A linear array antenna with 27 radiating elements is developed as shown in Figure 1. Figure 2 shows radiation pattern in the parallel plane to the feeding line at 76.0 GHz. Beam-tilting of a few degrees is adopted to improve the reflection characteristics. Low sidelobe of −27.1 dB is observed in the measured results. Applicability of the proposed structure is demonstrated in this work.
3. Beam-Tilting Technique in Perpendicular Plane to Feeding Line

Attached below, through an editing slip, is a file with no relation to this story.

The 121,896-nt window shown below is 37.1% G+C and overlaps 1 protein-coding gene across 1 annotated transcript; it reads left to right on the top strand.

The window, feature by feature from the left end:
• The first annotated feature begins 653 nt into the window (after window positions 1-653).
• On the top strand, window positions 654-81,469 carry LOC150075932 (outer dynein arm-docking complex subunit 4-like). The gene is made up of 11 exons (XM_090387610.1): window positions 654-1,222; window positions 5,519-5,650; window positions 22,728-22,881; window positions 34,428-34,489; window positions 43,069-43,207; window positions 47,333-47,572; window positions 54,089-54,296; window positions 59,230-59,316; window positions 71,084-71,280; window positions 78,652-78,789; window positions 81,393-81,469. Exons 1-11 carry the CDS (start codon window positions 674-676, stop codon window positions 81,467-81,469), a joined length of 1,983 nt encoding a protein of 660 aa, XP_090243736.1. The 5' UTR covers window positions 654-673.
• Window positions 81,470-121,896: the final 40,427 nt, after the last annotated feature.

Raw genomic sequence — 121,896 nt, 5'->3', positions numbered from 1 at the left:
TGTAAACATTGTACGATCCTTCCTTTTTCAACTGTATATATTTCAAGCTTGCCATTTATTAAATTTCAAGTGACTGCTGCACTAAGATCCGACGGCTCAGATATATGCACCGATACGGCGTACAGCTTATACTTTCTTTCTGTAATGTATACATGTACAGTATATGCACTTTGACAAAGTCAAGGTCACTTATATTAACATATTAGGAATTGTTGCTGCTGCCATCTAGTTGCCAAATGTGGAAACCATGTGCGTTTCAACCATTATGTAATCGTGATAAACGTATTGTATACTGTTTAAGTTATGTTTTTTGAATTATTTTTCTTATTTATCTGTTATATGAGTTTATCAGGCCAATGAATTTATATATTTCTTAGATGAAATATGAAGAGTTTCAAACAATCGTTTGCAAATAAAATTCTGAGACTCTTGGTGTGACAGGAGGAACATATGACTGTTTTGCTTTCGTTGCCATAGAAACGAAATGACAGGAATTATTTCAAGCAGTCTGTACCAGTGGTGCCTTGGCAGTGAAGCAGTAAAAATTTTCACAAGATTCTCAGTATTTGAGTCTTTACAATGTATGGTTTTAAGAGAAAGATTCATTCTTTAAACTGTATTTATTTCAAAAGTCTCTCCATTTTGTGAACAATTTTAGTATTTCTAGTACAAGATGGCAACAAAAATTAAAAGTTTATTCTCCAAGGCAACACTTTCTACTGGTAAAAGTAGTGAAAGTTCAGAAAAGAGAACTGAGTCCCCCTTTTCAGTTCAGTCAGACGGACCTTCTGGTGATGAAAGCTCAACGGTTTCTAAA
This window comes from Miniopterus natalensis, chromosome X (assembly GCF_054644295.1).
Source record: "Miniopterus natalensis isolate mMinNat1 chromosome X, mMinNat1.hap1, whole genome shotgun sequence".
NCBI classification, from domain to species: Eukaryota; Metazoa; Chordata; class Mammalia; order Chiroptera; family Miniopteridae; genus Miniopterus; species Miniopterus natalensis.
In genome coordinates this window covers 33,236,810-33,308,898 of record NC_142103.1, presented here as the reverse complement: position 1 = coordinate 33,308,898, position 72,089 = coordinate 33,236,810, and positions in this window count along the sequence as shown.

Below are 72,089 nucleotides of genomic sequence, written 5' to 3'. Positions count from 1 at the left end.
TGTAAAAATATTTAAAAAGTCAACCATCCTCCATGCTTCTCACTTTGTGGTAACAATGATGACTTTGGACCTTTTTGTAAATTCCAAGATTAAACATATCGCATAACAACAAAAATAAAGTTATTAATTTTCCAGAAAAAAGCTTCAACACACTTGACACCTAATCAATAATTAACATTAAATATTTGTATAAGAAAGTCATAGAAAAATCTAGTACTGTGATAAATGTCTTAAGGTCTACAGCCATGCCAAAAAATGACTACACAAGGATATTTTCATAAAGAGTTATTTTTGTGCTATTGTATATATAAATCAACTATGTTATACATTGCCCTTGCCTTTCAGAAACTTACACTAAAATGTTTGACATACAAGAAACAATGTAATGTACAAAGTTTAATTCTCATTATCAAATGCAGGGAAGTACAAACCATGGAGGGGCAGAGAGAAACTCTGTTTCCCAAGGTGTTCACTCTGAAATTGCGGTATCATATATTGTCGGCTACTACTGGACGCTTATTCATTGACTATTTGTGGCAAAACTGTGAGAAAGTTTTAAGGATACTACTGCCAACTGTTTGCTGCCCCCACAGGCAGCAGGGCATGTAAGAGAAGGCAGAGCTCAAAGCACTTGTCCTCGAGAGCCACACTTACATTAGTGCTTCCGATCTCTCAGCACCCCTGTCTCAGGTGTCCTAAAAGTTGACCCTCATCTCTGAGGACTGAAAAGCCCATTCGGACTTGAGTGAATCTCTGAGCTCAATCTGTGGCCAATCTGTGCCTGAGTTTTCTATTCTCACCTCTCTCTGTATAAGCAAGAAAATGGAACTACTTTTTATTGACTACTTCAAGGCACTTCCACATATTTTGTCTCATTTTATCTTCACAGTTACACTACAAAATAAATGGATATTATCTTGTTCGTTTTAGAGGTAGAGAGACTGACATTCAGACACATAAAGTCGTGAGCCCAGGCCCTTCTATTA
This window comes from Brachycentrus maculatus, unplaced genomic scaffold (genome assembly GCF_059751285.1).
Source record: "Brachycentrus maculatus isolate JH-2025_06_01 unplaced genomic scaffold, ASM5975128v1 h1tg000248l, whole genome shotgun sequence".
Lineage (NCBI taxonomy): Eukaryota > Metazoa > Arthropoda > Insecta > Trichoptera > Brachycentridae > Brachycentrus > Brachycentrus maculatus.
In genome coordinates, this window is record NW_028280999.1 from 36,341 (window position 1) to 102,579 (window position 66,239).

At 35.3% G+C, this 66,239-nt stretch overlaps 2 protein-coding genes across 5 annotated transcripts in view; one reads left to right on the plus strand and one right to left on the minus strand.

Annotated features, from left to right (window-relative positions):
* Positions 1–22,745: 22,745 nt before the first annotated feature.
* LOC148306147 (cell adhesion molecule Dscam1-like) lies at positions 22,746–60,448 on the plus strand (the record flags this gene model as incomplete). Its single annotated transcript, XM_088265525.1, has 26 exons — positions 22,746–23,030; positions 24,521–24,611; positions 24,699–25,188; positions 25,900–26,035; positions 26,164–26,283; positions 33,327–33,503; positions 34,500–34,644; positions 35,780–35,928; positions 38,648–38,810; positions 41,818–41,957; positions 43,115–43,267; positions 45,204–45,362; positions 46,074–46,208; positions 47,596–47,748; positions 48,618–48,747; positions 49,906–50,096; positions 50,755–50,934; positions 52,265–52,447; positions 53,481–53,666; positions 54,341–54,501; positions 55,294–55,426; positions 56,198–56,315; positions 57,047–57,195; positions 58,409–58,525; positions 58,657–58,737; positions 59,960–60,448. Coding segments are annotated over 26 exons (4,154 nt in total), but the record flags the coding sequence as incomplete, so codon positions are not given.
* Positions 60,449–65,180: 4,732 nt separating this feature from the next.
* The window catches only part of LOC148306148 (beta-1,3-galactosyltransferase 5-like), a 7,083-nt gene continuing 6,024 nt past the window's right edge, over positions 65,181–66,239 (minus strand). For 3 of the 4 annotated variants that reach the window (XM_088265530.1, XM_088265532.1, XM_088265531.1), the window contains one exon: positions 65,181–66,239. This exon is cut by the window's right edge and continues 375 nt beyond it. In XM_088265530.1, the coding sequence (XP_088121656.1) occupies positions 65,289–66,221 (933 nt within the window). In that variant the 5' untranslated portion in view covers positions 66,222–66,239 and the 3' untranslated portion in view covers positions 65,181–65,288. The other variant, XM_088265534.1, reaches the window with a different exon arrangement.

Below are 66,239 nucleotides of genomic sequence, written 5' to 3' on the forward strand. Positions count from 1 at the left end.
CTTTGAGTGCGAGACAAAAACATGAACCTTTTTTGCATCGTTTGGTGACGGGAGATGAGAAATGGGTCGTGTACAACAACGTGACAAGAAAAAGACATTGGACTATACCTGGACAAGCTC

Here is regarded with pattern synthesis in perpendicular plane to the feeding line of comb-line antenna composed of two feeding lines as shown in Figure 3. According to the conventional design for required beam-tilting in the perpendicular plane to the feeding line, a different excitation phase is supplied to the two feeding lines. However, the design flexibility is low when the number of the feeding lines is small. Grating lobe grows up when beam-tilting is applied since a distance between the feeding lines is long compared with a wavelength. Here, we focus on the interleave arrangement of the radiating elements on the both sides of the feeding line. In order to improve the design flexibility, individual phase values are assigned to the radiating elements on the different sides of the same feeding line [Kashino et al., 2006, 2007]. The excitation phase of array elements in travelling-wave excitation is controlled by connected location of the element on the feeding line. The flexibility of the proposed design is twice as high as that of the conventional one, in which the same phase is assigned to the elements connected to the same feeding line. Furthermore, re-radiation of reflection wave from radiating elements degrades the design accuracy of radiation patterns. Reflection-canceling slit structure is located on the feeding line around each radiating element to reduce reflection from the element. Dimensions and locations of the rectangular slit are optimized for each element to minimize reflection at the design frequency by using electromagnetic simulator of finite element method.